Must-know releases that will impact US debt securities this week

Part 5
Must-know releases that will impact US debt securities this week (Part 5 of 7)

Why solid builder and consumer confidence could lower bond prices

Key housing releases

Four important housing indicators are due for release this week: the National Association of Home Builders (or NAHB)/Wells Fargo (WFC) Housing Market Index, housing starts, existing home sales, and the Mortgage Bankers’ Association Purchase Applications Index. We’ll be discussing all of these indicators in this part as well as the remaining parts of this series.

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Housing data releases are important economic indicators. Besides indicating an increase or decrease in housing activity, they also give guidance across other segments of the economy—especially for construction and home furnishing companies. As buying a home is a significant investment, these are some of the strongest consumer confidence indicators, and since consumption comprises over 70% of the economy, an improvement in these indicators will imply that the overall economy is improving.

The U.S. Census Bureau of the Department of Commerce estimated the value of private construction (unadjusted) at $627 billion in 2013—8.5% above the $578 billion spent in 2012. Residential construction in 2013 was $331 billion—18% above the 2012 figure of $280 billion. Finally, non-residential construction was $297 billion—0.4% below the $298 billion in 2012. From these findings, it’s clear that residential construction spending has been on the rise in 2013. This month’s release will confirm whether analysts expect this trend to continue.

What is the National Association of Home Builders (or NAHB)/Wells Fargo (WFC) Housing Market Index (or HMI)?

The NAHB/Wells Fargo (WFC) Housing Market Index monthly survey that characterizes builders’ perceptions of current single-family home sales and sales expectations for the next six months as “good,” “fair,” or “poor.” The survey also asks builders to rate traffic of prospective buyers as “high to very high,” “average,” or “low to very low.” These components are then used to derive a seasonally adjusted index score. A score over 50 shows that the majority of builders rate market conditions as “good,” whereas a score below 50 indicates that more builders have “poor” market expectations.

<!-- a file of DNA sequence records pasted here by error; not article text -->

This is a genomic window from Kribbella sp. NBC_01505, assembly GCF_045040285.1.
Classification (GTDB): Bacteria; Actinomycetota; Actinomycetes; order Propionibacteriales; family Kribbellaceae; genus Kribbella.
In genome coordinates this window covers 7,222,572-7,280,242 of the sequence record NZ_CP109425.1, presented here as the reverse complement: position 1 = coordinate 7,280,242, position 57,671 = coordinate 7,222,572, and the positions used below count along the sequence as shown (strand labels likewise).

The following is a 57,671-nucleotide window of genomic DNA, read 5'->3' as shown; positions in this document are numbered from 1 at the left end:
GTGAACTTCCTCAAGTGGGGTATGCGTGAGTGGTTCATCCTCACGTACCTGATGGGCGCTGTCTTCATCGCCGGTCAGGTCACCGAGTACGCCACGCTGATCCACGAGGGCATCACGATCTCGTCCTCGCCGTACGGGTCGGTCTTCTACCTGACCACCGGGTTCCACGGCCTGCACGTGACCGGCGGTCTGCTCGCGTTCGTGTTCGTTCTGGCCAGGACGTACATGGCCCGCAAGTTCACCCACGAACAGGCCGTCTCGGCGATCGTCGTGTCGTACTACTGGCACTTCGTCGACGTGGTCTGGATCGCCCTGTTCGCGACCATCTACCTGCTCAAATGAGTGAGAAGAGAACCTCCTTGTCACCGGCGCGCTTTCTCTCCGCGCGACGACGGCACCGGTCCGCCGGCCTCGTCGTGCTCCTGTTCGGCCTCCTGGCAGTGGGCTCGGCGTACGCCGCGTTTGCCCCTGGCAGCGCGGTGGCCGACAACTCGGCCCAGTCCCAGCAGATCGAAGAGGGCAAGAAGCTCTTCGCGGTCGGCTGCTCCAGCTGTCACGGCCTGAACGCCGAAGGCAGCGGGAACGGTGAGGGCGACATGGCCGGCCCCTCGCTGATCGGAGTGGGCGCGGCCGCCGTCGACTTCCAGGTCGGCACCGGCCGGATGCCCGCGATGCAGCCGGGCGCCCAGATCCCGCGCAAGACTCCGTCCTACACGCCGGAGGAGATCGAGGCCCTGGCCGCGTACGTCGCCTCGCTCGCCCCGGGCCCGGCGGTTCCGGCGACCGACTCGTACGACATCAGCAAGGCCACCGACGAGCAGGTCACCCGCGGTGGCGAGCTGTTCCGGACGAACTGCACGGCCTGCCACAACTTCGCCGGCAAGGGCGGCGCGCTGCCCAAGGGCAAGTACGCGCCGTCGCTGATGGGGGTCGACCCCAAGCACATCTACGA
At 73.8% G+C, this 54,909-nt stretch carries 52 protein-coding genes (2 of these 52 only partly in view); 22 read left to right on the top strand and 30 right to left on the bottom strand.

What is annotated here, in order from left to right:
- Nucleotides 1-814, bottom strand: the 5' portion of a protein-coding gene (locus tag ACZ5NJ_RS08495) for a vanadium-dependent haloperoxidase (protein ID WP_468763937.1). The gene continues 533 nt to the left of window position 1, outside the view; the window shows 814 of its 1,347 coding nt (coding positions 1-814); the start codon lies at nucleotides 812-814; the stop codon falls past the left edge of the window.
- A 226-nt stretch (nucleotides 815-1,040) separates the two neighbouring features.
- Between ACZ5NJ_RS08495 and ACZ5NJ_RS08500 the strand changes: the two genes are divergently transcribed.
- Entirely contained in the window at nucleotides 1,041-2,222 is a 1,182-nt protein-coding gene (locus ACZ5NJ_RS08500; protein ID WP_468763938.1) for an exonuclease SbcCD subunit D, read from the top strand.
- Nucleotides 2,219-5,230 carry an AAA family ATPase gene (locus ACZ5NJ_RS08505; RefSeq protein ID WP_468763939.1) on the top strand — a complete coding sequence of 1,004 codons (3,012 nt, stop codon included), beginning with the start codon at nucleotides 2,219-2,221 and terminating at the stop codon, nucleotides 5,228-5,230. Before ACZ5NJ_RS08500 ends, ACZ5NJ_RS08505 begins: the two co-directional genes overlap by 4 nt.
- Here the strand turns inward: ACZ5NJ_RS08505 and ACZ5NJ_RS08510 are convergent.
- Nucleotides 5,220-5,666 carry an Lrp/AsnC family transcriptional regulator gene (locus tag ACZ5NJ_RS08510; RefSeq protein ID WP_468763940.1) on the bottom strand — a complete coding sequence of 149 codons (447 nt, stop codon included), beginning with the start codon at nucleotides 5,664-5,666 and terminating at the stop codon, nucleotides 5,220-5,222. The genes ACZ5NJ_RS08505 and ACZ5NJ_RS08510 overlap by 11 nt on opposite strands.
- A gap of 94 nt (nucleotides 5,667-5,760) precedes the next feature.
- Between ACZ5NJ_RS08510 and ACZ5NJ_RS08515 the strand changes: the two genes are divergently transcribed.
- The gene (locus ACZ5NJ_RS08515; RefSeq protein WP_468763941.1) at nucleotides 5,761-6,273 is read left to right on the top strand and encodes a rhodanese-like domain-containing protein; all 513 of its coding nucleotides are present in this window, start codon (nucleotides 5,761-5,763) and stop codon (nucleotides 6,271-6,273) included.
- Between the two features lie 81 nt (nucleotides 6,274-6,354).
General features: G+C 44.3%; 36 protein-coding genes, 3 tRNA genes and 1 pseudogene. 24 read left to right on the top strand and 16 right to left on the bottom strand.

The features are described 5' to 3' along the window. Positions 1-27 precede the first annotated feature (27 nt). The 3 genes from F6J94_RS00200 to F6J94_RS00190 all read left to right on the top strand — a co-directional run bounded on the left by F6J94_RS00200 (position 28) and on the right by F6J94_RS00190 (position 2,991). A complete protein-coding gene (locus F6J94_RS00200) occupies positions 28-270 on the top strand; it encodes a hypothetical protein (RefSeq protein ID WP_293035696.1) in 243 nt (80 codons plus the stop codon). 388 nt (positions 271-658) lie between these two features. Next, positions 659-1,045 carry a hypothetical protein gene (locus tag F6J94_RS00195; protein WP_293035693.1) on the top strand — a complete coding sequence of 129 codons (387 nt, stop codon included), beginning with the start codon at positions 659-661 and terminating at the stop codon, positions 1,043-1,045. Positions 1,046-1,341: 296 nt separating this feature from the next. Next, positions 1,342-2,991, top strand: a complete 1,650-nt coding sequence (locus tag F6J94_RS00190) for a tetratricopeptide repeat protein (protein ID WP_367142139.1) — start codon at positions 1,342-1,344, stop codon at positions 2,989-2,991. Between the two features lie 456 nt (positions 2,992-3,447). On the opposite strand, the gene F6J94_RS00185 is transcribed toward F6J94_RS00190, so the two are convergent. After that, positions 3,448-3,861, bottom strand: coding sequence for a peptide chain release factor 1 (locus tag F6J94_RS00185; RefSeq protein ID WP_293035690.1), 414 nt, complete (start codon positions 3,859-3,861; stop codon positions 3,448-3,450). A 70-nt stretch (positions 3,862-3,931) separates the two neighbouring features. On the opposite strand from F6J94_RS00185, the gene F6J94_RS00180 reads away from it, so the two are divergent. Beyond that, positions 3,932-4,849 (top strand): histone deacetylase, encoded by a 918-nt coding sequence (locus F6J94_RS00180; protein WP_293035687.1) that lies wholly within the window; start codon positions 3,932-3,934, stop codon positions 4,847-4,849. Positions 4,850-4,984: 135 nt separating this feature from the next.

The HMI reading in January came in at 56—one point behind December’s reading of 57. The consensus estimate for February is within the range of 54 to 58.

“Following an unexpected jump last month, builder confidence has essentially leveled out and is holding at a solid level,” said NAHB chairman Rick Judson, a homebuilder from Charlotte, North Carolina. “Many markets continue to improve and this bodes well for future home sales,” he commented.

“Rising home prices, historically low mortgage rates and significant pent-up demand will drive a continuing, gradual recovery in the year ahead,” said NAHB chief economist David Crowe. “However, the pace of the recovery could be stronger were it not for rising construction costs and inaccurate appraisals that are keeping some home sales from going through.”

February’s reading is due to be released on Tuesday, February 18. An increase in housing activity indicates economic growth, which will lead to rising interest rates and lower bond prices, other things remaining constant. To read about other housing indicators due to release this week, move on to Part 5 of this series.

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